In some environmental circles, blanket opposition to GMOs is like taking a loyalty oath – dissidents are regarded as traitors in league with the evil biotech industry. It is time to move beyond such a narrowly ideological stance. Some GMOs may have a useful role to play in public health, and others in fighting the challenge of growing food in an era of climate change. We should consider the merits of each genetically modified plant on a case-by-case basis.

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    1. CommentedMichael Lynch

      Are there any alternatives to this problem that don't require GMOs or, in the very least, are less of a risk?

    2. CommentedNassim N.

      The second problem: why not give rice + vitamins separately? There is a logical flaw in the need for bundlng except the commercial story for Monsanto. see

        CommentedAlexandru Balasescu

        From the onset: I am instinctively (not rationally, nor ideologically) cautious if not outright opposed when talking about GMOs, however I am open to consider arguments like those in prof. Singer's article. At the same time I am a "follower" of Mr. Nassim N. Taleb's theories and analysis. After reading "The Precautionary Principle" I have the following question that may point to a fallacy in the argument: Mr. Taleb et al. argue that "nature has thin tails, even if tails are thick at a microlevel", and than goes on to argue that the use of GMOs introduce thick tails. My questions are: 1. are not we, humans, along with our brains and our capacity of modifying genetics, a product of that same "nature"? 2. If yes, is the risk we introduce already "computed" in the nature's thin tails (albeit thick at microlevel)? And if the answer at the first question is "no" (and somehow it so seems in the PP article, since nature and human induced risks are treated separately), than what are we? - I guess the answer to this question would allow to move further with the argument that separates human from nature's design. It seems to me - and I would like to know if my perception is wrong - that "The Precautionary Principle" changes scale in order to move form thin to thick and back.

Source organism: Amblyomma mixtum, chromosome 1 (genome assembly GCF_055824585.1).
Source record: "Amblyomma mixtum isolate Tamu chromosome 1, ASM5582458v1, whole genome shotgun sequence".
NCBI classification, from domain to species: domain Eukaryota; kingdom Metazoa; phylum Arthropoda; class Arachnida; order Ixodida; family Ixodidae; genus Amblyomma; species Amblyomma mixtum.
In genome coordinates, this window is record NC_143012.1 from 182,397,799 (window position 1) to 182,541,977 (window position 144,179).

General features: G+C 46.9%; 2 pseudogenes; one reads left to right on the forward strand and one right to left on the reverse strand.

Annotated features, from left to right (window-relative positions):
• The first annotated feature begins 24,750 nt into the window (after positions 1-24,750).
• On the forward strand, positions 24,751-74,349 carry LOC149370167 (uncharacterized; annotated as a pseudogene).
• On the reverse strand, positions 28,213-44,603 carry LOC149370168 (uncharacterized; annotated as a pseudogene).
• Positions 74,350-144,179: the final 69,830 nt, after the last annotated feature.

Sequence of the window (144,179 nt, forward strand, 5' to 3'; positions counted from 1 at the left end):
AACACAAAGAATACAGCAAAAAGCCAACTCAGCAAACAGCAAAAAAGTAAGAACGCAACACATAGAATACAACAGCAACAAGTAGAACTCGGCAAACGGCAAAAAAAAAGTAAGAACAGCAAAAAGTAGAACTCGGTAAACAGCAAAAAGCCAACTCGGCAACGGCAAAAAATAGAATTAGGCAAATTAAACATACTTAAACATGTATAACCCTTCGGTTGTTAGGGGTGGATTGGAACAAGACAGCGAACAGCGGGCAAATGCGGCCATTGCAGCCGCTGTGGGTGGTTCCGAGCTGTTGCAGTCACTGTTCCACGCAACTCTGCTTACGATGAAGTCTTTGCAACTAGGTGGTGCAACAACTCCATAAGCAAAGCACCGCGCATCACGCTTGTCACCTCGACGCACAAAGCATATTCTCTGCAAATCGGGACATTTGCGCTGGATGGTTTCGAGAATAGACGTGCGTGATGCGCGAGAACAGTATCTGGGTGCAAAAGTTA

3. CommentedNassim N.

      Prof Singer makes no sense. We posted this non-naive version of the precautionary principle

    4. CommentedStepan February